I finally got annoyed enough by the mess of cables and decided to finish an enclosure for the PRNTR board. I finished designing the bottom half.
This is what it looks like in the OnShape assembly:
View from another angle:
Closeup of the final assembly – the outer fan duct:
A look over the whole board:
And finally this is what it looks like, when powered up:
All 3D component designs are available in OhShape here.
After a few unsuccessful attempts, I got Smoothie to move my stepper motors on the PrntrBoard controller.
At first the smoothie had a bug in the SPI dirver and was unable to talk to the TMC2130 chips. Fixed that, then the steppers still would not move.
I can see the drivers were sending current, because my power supply would start the fans up, but zero steps. I spend the day trying to diff the configuration between Marlin and Smoothie, but nothing was wrong. Finally caught a bug in the Stepper timers and lo and behold movement.
I’ll make a video of my Rigidbot running Smoothie on STM32 next week.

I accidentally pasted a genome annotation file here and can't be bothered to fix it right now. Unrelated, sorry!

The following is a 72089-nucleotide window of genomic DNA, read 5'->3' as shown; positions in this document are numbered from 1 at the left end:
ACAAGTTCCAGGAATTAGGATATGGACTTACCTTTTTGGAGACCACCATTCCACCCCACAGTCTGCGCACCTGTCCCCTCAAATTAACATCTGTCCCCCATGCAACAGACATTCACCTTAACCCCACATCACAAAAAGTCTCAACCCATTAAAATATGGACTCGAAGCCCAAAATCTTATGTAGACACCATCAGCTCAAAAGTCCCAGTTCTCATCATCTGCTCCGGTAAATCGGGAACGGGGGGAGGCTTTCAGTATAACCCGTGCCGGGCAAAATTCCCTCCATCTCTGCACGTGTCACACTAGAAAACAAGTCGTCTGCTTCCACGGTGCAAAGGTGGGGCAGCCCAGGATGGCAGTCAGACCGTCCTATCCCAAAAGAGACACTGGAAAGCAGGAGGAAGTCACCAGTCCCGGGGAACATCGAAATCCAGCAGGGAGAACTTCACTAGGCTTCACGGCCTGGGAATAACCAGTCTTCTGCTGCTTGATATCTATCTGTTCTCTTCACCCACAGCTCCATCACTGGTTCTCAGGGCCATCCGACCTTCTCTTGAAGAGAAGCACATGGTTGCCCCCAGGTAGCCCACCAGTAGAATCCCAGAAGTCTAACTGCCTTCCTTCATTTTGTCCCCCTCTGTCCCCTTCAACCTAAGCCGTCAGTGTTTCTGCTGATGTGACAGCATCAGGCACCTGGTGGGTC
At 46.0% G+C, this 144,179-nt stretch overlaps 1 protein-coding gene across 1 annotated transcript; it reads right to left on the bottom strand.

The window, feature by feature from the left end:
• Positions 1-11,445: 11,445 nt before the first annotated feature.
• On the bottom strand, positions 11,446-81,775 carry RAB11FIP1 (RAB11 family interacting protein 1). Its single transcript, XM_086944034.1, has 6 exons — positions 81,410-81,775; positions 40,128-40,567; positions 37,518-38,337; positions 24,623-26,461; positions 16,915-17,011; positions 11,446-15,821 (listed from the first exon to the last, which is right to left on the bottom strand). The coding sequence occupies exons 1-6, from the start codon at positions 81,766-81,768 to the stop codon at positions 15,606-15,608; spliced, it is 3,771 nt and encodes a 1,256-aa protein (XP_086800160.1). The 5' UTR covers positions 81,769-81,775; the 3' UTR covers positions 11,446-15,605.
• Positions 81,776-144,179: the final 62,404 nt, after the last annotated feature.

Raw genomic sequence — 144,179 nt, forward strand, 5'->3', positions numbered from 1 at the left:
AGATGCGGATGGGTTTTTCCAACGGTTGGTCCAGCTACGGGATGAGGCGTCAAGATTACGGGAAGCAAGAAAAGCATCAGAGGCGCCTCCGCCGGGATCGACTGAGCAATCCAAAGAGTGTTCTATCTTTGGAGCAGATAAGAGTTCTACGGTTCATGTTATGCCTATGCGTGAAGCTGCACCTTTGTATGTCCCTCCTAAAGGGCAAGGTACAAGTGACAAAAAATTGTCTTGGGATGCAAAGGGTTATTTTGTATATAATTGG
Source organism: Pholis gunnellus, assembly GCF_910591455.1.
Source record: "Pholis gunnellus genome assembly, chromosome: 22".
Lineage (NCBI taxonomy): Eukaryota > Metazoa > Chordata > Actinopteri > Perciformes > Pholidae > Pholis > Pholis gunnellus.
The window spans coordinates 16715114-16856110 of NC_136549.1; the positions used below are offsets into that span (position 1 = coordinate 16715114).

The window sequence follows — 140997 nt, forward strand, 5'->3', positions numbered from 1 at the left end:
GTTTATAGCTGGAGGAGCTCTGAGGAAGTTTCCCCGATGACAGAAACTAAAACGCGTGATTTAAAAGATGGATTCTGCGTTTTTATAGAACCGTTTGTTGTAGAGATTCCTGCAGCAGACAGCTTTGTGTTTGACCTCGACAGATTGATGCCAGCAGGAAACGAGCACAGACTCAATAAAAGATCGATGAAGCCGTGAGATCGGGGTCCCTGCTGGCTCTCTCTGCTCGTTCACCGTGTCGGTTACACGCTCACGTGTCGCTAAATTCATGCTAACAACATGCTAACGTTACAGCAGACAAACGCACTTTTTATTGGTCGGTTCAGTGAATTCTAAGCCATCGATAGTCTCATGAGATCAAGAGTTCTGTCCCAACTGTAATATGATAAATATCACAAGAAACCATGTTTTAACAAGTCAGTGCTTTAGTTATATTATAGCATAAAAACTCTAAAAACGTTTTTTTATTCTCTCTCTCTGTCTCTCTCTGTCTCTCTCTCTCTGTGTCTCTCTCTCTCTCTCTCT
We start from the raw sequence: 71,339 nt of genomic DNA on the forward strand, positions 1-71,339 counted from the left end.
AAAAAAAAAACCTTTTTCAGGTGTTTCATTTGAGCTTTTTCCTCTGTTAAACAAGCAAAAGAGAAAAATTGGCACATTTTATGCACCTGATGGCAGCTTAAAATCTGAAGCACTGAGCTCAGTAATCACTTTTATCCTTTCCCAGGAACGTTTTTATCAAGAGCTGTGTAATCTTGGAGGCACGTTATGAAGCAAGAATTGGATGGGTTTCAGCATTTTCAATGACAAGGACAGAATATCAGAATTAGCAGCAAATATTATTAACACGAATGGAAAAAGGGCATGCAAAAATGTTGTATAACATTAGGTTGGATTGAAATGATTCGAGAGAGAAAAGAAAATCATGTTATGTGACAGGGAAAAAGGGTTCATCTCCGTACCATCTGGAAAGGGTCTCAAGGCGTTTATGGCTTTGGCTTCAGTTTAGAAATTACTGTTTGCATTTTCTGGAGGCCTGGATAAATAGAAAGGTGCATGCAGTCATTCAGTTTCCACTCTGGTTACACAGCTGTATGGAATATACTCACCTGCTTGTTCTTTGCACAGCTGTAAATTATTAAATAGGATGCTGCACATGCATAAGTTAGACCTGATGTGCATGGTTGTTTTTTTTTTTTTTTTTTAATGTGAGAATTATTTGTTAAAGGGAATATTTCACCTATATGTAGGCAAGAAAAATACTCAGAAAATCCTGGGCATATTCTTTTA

Thanks to the huge work by Matt Baker, I now have Smoothieware V1 booting on the Prntrboard. Matt did an excellent job with the initial port of Smoothie to the STM32 series of CPUs. I did some tweaks and added a target for the NUCLEO-64 board I’m using. After a few weeks of work it does boot and I can verify the temperature controller works.
It does not have all features of the original Smoothie board (no SD-card and no Network) but I do have better drivers – TMC2130.
Here is a picture of me testing the hot end heater control:
The heater was set to a “safe” 55 degree Celsius. I would say the PWM control for the heater is much “smoother” on the Smoothieware.
My port of Smoothieware V1 is on github. My working branch is stm32f4. I also have stm32f4-tmc2130 with the TMC patches.
Here is a picture of the heater setup: